In states across the country and countries around the world, anti-LGBTQ hate is alive and well, underscoring the need to create a counternarrative that leans into love and queer joy. More than 500 anti-LGBTQ bills have been introduced in state legislatures across the US. And other countries that were already hostile to LGBTQ people have escalated their attacks targeting our community, including Russia, which enacted a law that makes LGBTQ expression illegal, Ghana, which passed a law on February that punishes LGBTQ relationships and even supporting the community with jail and Uganda, which imposes up to 20 years in prison for identifying as LGBTQ and even death penalty for some crimes.

In Italy, which elected a far-right leader in 2022, efforts are underway to make gestational surrogacy a crime, claiming the practice is “inhuman” and, if passed, would disproportionately prevent some LGBTQ people from becoming parents.

Earlier this month, the US State Department issued a travel warning for LGBTQ people visiting other countries for Pride events, citing a heightened threat without naming specific jurisdictions. The warning came on the heels of an FBI and Department of Homeland Security announcement a week earlier alerting travelers of potential violence targeting LGBTQ events.

Four lesbians were set on fire this month in Buenos Aires and at least three have died. The death of nonbinary teen Nex Benedict on March made national news and its circumstances  remain hazy and suspect. The killing of Black transgender woman Starr Brown last month in Memphis is one of the at least 14 killings of transgender and gender-expansive people in the US reported this year. And these are just a few of many examples of LGBTQ people killed this year alone that point to the broader trend of a sociopolitical climate in which LGBTQ people are less safe.

These statistics have names, families, potential that was snuffed out far too soon.

The Trevor Project, an anti-bullying and suicide prevention organization, recently published a report that quantifies the harm the negative environment is having on our LGBTQ young people. Ninety percent of LGBTQ young people said their wellbeing was negatively impacted due to recent politics and half have experienced bullying in the past year. We are failing our children and at grave risk of losing all that we have gained over the past generation in terms of equal rights and psychological and physical safety.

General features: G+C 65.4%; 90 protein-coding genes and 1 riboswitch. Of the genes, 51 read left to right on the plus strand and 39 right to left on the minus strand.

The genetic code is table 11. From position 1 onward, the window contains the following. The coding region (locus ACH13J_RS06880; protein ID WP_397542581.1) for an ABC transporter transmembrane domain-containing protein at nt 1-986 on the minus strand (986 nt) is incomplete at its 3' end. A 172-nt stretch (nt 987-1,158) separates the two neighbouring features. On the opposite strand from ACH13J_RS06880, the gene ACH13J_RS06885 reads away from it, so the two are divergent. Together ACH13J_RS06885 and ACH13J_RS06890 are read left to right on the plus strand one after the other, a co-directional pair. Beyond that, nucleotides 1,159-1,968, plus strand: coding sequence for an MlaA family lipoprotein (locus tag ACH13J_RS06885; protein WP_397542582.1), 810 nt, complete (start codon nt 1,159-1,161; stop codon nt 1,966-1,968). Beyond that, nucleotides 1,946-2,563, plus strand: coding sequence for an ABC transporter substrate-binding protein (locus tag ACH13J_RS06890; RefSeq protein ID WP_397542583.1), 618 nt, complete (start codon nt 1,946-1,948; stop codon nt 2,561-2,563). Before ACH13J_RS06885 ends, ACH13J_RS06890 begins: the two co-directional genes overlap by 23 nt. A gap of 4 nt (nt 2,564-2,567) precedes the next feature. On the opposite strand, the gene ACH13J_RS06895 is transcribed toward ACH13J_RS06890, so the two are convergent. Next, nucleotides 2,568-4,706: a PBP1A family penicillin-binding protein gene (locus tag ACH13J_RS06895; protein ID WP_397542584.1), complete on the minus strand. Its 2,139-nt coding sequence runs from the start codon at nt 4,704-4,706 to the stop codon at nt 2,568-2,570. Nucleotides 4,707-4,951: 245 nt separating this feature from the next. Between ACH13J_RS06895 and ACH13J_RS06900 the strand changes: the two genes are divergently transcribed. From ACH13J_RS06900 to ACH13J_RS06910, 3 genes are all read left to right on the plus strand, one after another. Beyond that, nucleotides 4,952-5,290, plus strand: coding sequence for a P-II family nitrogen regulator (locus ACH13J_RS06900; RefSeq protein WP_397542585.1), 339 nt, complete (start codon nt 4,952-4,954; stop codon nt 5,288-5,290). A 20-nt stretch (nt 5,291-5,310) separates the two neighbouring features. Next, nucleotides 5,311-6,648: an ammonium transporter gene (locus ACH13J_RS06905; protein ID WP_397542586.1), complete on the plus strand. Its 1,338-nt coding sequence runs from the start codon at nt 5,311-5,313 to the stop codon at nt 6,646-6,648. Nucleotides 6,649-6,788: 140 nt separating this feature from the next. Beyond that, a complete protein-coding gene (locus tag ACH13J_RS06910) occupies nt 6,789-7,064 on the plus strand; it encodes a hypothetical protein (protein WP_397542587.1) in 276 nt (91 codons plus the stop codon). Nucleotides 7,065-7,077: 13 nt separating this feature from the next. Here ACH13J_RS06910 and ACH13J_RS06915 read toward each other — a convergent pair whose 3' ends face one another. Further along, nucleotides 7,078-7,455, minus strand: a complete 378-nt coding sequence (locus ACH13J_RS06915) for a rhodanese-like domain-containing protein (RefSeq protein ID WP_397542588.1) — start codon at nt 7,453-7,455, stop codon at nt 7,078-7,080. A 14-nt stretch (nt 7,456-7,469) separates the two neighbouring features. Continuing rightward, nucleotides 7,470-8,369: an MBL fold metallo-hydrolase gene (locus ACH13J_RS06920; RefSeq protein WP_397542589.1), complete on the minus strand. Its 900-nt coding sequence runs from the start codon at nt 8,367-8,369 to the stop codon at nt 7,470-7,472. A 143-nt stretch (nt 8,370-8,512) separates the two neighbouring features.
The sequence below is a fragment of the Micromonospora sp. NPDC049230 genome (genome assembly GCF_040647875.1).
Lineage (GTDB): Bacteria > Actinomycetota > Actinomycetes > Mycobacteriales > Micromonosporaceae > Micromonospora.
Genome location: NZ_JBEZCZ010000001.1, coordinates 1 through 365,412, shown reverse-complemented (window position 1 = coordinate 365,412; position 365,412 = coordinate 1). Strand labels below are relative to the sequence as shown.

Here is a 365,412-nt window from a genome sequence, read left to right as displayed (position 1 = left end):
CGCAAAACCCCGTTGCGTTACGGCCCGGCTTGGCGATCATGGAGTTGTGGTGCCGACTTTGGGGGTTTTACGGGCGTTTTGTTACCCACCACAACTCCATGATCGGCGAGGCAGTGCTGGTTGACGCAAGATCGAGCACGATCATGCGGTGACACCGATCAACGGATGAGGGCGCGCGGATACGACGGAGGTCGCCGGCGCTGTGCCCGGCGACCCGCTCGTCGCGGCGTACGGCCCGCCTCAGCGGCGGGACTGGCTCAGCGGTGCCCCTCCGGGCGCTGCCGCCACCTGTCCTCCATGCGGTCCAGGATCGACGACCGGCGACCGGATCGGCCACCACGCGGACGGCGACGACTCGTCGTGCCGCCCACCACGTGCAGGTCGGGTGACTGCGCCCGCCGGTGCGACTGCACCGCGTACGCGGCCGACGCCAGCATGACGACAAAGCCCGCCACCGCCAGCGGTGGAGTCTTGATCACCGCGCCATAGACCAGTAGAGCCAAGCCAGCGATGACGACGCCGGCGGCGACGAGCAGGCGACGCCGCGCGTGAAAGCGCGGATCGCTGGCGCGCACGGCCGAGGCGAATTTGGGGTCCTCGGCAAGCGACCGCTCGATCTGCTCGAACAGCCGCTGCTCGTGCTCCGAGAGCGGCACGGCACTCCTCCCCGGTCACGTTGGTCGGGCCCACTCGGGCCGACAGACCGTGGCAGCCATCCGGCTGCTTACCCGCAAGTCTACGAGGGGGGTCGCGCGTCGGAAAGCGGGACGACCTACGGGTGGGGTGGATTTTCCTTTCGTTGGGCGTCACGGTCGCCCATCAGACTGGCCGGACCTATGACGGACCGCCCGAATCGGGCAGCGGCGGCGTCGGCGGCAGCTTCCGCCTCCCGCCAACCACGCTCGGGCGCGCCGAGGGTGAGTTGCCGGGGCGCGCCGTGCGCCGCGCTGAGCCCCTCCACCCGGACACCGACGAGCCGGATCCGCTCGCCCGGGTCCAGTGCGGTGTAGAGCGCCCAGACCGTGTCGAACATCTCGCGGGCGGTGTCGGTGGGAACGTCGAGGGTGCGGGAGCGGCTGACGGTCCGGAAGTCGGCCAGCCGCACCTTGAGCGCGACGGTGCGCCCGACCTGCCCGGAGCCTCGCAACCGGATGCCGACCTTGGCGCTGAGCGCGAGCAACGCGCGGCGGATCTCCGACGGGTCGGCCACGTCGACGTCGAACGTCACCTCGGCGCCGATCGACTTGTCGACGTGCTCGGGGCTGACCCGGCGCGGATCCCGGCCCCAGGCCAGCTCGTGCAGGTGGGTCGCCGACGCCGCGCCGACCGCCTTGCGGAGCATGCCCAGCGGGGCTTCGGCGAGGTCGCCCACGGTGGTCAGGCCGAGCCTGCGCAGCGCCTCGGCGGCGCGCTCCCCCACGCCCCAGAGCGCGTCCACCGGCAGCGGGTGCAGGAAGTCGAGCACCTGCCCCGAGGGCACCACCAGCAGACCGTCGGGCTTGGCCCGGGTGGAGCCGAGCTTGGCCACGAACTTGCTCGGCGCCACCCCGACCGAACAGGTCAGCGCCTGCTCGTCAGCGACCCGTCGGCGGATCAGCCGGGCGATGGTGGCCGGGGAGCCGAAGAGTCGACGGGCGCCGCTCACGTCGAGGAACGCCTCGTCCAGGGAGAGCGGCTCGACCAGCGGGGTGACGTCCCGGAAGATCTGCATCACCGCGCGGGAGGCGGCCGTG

It’s due time our leaders pay attention to the state of distress and danger they are putting their most vulnerable constituents in by peddling lies and disinformation that LGBTQ people are somehow a threat to the social order. Around the world, LGBTQ people are contributing to societies and helping to evolve and expand our understanding of love and human expression.

If only we lay down our swords and open our hearts and minds. If only we tune into Eilish’s song and to its inherent humanity — carnal, raw, authentic — and recognize in it our own hidden desires that we should face with the same openness she does.

Eilish’s unashamed lyrics and vocal omnipotence create emotional air cover. When millions of adoring fans, LGBTQ and allies alike, raise their fists into the air in support of her same-sex love and desire laid bare, it beats back, even if just a tiny bit, against the homophobic and transphobic epithets that right-wing officials and armchair activists sling our way.

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In a world where LGBTQ people are still forced to shove these most intense and beautiful parts of ourselves and our self-expression into whispers, to swallow our desires for fear of familial or societal rejection, or worse, the power of being bold and explicit cannot be understated. Eilish’s top 40 hit screams from the rooftops that it’s OK for a woman to want another woman and to make those desires known.

Eilish isn’t an anomaly when it comes to out celebrities. Stars such as Lily TomlinRosie O’DonnellEllen DeGeneresMelissa Etheridge and others paved the way for the proliferation of out, queer entertainers. What Eilish has achieved, though, with her latest album and particularly with the song, “Lunch,” is to raise the bar on the unabashed expression of queer and women’s sexual desire. This Pride Month, she’s going to get her lunch and eat it, too. The rest of us are going to turn the volume up when that song comes on and hopefully get a bit closer to our own truth.

If you or someone you know is struggling with suicidal thoughts or mental health matters, please call the 988 Suicide & Crisis Lifeline by dialing 988 to connect with a trained counselor, or visit the 988 Lifeline website.